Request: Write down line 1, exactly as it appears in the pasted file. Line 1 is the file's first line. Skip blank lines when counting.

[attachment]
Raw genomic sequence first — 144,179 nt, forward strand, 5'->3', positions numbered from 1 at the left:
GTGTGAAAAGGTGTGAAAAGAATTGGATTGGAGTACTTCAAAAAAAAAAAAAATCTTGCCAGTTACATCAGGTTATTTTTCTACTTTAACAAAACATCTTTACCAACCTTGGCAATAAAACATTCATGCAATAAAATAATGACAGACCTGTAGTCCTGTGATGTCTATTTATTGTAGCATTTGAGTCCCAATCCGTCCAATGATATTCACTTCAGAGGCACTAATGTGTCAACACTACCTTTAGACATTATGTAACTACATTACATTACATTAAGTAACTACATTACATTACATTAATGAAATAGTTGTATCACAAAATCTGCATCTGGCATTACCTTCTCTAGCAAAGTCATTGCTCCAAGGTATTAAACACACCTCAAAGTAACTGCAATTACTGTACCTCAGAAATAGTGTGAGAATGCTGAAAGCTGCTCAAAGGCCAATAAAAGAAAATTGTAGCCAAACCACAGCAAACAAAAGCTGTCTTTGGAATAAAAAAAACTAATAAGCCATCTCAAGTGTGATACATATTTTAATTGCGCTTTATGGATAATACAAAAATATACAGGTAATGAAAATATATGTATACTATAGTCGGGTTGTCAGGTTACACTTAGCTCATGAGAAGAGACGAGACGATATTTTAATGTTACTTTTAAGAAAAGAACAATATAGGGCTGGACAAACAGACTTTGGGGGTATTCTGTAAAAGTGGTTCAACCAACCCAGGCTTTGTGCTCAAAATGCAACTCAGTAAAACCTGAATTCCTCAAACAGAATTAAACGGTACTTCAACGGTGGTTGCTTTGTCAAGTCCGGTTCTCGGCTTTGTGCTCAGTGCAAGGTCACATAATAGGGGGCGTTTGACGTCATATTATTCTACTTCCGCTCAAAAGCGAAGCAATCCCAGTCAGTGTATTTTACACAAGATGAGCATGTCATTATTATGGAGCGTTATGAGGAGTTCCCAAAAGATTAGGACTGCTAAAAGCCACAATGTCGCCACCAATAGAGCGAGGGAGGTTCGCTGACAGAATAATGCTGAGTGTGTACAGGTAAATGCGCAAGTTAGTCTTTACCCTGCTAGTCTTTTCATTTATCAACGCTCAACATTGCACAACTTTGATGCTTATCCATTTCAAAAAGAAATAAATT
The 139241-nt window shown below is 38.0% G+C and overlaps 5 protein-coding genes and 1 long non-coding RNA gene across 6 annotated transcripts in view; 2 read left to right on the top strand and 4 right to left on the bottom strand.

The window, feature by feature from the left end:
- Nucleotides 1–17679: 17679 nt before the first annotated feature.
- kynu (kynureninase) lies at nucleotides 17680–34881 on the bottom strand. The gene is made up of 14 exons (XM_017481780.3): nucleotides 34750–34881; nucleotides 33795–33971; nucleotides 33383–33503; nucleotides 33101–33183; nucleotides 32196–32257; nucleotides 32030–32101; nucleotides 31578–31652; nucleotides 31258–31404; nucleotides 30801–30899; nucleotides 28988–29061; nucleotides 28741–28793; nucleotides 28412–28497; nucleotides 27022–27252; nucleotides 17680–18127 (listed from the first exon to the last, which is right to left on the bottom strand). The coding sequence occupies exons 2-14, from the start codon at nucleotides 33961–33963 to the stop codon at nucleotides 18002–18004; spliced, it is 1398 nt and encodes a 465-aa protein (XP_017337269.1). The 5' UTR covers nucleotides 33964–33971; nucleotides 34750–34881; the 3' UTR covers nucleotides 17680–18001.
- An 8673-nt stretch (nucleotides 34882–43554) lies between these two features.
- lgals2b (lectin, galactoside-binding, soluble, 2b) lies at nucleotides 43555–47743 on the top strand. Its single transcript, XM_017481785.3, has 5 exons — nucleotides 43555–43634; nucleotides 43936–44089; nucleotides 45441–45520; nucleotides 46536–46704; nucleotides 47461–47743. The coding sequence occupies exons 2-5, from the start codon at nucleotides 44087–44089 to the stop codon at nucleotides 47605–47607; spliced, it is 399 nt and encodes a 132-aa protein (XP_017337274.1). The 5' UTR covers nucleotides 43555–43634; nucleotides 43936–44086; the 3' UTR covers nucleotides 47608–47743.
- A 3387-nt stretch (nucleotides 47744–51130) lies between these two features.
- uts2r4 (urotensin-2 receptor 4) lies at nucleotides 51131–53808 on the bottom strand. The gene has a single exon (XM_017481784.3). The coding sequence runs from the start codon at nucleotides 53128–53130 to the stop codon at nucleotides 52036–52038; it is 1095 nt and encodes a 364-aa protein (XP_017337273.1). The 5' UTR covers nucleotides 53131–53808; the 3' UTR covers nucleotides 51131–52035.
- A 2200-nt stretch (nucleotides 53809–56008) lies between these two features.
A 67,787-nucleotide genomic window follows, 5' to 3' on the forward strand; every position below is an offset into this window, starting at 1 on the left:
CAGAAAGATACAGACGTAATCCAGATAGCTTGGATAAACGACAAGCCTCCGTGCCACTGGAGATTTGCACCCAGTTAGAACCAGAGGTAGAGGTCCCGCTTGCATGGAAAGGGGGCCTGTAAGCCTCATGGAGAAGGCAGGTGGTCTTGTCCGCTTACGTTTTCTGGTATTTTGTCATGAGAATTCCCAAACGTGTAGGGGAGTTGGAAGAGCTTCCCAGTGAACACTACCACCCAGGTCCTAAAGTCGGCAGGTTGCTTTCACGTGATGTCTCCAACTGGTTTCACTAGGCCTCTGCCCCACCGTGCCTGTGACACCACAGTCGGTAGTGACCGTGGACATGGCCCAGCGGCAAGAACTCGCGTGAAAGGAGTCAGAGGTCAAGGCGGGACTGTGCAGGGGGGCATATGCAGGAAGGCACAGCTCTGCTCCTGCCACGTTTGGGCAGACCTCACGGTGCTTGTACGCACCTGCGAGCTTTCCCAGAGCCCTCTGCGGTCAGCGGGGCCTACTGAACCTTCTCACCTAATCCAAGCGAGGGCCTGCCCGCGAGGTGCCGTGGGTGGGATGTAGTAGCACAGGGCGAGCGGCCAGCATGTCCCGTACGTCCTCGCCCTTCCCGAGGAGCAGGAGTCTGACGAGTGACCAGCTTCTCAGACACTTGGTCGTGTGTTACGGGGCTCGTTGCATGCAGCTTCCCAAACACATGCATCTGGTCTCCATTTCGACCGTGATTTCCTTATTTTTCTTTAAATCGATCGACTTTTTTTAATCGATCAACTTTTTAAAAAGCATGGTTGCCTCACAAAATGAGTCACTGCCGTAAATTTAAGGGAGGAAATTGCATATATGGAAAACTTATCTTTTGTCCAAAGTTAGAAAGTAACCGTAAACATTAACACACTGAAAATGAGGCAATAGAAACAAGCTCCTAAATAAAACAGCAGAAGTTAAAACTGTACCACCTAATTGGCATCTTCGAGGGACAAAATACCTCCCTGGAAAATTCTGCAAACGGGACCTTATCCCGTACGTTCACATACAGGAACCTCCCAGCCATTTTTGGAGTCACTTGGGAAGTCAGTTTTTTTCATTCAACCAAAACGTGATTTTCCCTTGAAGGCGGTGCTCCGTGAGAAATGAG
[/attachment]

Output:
Raw genomic sequence first — 144,179 nt, forward strand, 5'->3', positions numbered from 1 at the left: